You’ve likely stumbled upon it, nearly concealed beneath the brush in Leschi Park, just south of Madrona, and dismissed it as another old, forgotten bridge.
But Leschi Bridge, named after Chief Leschi of the Nisqually tribe, was once part of a route that played a vital role in Seattle transportation, linking settlers along Lake Washington to what is now Pioneer Square. Originally, the route was a trail created by the early Nisqually tribe, and later was used as a logging road by white settlers. Eventually, the Seattle Railroad Company decided the trail was an ideal site for a cable car bridge, which it completed in 1884.
The steam-powered cable cars, appointed with stained glass and oil lamps, significantly decreased travel time from Lake Washington to downtown Seattle by transiting the original trail’s rough terrain and forest-covered ravines via the bridge’s high trestles. A portion of Leschi Bridge still arches over Lake Washington Boulevard; walkers use it to connect to nearby neighborhoods.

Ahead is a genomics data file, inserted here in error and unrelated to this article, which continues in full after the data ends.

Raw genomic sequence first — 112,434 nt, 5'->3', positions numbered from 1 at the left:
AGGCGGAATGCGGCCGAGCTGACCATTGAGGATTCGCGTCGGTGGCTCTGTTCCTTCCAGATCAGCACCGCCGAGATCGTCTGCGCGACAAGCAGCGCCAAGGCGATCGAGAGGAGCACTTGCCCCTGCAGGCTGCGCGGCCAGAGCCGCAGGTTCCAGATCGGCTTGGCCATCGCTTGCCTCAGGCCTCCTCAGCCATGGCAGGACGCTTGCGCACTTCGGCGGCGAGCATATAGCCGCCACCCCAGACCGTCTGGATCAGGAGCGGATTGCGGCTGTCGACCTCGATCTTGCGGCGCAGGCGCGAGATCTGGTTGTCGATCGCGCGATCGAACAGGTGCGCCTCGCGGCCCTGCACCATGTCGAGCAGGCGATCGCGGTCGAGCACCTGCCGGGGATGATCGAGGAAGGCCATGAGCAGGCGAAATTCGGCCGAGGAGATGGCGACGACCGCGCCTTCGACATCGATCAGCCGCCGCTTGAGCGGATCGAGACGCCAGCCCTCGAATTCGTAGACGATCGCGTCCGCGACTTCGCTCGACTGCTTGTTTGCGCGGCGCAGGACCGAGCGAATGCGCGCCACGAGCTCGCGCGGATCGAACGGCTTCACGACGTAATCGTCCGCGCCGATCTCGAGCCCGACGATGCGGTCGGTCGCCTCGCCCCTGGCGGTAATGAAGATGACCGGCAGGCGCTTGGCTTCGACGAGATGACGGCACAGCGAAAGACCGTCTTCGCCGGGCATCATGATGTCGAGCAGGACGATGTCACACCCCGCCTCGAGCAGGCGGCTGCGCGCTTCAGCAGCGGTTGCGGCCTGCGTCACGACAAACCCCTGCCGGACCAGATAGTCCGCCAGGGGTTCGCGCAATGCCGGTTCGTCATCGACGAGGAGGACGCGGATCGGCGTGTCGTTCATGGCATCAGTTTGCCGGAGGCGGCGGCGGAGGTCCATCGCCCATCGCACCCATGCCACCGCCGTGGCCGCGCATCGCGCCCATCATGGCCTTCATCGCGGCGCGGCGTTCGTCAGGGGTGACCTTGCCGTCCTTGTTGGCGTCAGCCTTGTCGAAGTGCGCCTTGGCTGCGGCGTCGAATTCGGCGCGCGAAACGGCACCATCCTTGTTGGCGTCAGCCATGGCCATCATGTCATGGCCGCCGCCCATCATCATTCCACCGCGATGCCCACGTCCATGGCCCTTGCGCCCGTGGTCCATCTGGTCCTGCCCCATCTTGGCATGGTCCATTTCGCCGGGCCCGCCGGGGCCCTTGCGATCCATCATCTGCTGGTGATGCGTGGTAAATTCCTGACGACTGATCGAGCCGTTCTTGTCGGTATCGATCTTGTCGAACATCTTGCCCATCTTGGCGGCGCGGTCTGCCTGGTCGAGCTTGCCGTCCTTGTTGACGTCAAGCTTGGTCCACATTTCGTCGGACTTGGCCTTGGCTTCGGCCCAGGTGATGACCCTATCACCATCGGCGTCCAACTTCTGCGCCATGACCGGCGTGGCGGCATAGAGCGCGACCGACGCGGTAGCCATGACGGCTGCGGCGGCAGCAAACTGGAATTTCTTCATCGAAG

Sadly, the cable cars are no longer with us.
As the events on the political stage become ever more worri- and wearisome, the city’s arts and cultural community responds. Check out these exhibits, shows and lectures coming up that look at social, political and historical forces at work today